The charge of violating the U.S. Clean Water Act by discharging oil into the bay is one of four criminal counts pending against Cota in connection with a Nov. 7 oil spill from a container ship.
Cota, 60, of Petaluma, was piloting the Cosco Busan when it struck a protective fender at the base of the Bay Bridge and sustained punctures to two fuel tanks, through which nearly 54,000 gallons of heavy bunker fuel spilled into the bay.
He is scheduled to go on trial on Oct. 20 in the court of U.S. District Judge Susan Illston on the pollution charge as well as a count of killing migratory birds and two counts of making false statements on medical forms.
Last month, Cota's lawyers asked Illston to dismiss the charge of violating the Clean Water Act on the ground that he had no criminal intent.
But prosecutors in a response filed late on Thursday argued that Cota's request was "wholly without merit."
The prosecutors wrote that Congress specifically intended to make the alleged action a crime when it amended the Clean Water Act in 1990 to include criminal penalties for negligent as well as deliberate discharge of oil.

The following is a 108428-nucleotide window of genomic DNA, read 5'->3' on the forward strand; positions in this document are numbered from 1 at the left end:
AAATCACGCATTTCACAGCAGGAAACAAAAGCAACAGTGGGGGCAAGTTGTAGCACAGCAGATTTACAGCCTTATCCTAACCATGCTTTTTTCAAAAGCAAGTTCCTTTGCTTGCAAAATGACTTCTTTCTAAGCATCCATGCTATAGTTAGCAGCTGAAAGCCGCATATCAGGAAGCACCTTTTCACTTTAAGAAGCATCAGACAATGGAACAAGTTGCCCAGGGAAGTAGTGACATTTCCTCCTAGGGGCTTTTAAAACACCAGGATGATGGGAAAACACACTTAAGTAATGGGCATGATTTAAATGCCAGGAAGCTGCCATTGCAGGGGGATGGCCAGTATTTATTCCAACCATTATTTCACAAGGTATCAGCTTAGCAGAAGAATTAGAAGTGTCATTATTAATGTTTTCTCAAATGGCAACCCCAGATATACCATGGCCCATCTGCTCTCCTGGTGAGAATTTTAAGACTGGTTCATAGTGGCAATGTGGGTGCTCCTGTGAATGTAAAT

The amendment was a direct response to the massive Exxon Valdez oil spill in Alaska in 1989, the federal lawyers said.
They wrote, "Punishing marine operators with jail time for negligently causing large oil spills was precisely what Congress had in mind" when it passed the amendment.
Illston will hold a hearing on July 18 on Cota's request for dismissal of the pollution charge, as well as on a separate request for dismissal of the two false statements charges.
Cota is accused of negligence in failing to review the ship's course and navigational equipment adequately; sailing in heavy fog and then failing to proceed at a safe speed; and failing to use the ship's radar during the final approach to the Bay Bridge.
In a separate action, Cota's lawyers told a state pilot commission last week that he will retire as a state-licensed pilot as of Oct. 1.